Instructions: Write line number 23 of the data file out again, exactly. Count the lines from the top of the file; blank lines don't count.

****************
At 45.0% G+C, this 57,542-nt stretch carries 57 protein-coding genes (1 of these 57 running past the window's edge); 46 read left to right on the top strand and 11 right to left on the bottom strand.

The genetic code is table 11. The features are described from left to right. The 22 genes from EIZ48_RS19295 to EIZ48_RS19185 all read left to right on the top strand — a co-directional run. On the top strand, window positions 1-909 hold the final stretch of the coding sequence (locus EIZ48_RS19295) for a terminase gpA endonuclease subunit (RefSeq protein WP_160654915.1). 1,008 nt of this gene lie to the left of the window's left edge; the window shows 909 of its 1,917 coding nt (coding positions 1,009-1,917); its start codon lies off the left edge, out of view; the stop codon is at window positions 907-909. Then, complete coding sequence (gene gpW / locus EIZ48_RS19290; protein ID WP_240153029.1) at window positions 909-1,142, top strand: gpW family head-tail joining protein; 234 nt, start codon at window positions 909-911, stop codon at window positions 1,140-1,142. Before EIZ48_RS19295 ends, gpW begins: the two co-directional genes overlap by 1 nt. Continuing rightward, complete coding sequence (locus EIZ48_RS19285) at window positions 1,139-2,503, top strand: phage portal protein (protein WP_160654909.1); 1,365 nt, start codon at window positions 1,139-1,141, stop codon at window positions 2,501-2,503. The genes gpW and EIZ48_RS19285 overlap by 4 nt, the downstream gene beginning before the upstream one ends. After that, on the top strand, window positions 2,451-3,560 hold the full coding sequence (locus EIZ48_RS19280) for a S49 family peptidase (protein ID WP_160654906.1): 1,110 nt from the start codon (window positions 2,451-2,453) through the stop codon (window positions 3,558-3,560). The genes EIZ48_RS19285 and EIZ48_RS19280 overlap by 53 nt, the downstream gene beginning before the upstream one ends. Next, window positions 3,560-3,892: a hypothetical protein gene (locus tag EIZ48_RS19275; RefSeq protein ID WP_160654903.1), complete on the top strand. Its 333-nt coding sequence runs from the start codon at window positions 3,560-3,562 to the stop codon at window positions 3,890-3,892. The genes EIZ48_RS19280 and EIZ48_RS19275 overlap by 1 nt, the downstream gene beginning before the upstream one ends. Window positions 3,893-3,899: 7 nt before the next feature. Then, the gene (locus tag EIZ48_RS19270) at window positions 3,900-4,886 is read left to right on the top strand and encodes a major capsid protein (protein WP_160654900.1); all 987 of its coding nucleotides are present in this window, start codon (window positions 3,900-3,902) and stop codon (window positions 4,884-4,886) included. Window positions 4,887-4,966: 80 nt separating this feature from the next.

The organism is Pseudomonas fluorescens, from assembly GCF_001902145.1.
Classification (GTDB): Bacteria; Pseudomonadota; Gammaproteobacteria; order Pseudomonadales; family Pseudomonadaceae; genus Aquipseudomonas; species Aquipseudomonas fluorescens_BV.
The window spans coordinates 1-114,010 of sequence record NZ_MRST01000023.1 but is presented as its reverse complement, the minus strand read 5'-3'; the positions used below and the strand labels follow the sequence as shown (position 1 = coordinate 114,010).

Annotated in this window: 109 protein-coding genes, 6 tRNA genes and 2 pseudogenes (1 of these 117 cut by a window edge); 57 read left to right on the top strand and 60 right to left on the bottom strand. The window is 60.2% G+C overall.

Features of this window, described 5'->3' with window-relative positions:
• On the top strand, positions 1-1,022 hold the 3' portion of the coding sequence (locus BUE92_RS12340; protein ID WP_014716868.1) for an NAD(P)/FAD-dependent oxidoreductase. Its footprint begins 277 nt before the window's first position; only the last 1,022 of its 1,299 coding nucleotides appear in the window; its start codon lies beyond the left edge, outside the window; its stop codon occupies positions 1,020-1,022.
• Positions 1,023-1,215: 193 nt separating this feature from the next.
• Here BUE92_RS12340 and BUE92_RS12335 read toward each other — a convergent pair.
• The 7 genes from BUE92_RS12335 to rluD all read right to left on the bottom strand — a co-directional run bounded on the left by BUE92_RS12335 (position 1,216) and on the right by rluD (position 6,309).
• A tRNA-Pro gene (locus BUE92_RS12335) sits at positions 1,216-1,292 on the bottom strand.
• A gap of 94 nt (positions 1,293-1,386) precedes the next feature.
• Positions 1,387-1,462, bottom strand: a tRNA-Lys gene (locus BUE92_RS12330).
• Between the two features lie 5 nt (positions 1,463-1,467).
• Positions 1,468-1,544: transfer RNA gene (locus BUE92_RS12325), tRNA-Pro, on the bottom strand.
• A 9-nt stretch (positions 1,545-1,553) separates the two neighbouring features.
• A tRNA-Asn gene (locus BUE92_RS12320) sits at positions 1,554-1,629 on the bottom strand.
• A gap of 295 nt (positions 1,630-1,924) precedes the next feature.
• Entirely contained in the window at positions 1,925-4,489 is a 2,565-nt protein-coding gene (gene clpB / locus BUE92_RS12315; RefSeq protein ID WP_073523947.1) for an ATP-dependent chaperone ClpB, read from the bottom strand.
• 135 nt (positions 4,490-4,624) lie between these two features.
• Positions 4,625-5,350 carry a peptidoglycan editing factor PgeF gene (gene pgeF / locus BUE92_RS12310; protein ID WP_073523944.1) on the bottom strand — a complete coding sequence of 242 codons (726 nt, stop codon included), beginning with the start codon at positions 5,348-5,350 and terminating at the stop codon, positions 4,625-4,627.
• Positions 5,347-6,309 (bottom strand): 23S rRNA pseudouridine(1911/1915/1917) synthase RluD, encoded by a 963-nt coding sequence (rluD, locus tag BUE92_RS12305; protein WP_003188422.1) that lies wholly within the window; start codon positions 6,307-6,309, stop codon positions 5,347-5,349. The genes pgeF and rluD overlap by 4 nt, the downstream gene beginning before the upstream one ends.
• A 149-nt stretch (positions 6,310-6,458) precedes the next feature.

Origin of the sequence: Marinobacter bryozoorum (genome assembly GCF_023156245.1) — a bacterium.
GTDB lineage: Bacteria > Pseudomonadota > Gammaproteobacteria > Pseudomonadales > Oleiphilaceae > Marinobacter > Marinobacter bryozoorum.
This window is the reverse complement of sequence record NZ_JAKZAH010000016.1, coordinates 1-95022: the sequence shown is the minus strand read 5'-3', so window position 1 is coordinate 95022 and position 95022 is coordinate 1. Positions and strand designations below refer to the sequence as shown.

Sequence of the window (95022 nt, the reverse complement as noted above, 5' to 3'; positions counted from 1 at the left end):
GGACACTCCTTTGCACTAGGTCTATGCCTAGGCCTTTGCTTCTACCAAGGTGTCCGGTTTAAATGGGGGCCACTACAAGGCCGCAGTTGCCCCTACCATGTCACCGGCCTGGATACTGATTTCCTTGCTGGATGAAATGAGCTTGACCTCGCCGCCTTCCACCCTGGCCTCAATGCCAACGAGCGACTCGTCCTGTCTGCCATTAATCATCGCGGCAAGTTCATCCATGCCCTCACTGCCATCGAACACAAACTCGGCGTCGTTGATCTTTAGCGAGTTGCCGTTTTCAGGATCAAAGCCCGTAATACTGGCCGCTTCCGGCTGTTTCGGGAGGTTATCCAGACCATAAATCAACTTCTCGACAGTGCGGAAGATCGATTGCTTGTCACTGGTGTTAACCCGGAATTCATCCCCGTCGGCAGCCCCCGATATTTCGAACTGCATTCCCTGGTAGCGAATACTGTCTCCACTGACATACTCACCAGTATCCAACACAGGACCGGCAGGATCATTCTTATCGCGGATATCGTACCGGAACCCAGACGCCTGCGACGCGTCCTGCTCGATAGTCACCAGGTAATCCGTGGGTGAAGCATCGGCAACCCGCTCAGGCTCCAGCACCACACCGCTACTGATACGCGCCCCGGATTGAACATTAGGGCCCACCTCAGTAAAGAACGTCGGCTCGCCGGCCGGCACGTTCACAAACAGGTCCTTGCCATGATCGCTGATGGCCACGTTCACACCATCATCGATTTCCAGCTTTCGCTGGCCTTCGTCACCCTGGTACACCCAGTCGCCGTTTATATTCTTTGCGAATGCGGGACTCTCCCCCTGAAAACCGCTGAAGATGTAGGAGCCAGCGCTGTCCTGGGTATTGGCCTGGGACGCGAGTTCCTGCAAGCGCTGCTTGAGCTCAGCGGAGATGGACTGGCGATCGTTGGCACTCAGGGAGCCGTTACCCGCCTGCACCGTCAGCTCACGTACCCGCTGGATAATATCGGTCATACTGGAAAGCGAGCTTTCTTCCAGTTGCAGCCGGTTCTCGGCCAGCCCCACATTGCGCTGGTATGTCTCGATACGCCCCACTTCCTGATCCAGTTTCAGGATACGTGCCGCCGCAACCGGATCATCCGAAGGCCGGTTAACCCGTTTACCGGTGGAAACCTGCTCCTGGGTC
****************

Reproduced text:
• Positions 5,347-6,309 (bottom strand): 23S rRNA pseudouridine(1911/1915/1917) synthase RluD, encoded by a 963-nt coding sequence (rluD, locus tag BUE92_RS12305; protein WP_003188422.1) that lies wholly within the window; start codon positions 6,307-6,309, stop codon positions 5,347-5,349. The genes pgeF and rluD overlap by 4 nt, the downstream gene beginning before the upstream one ends.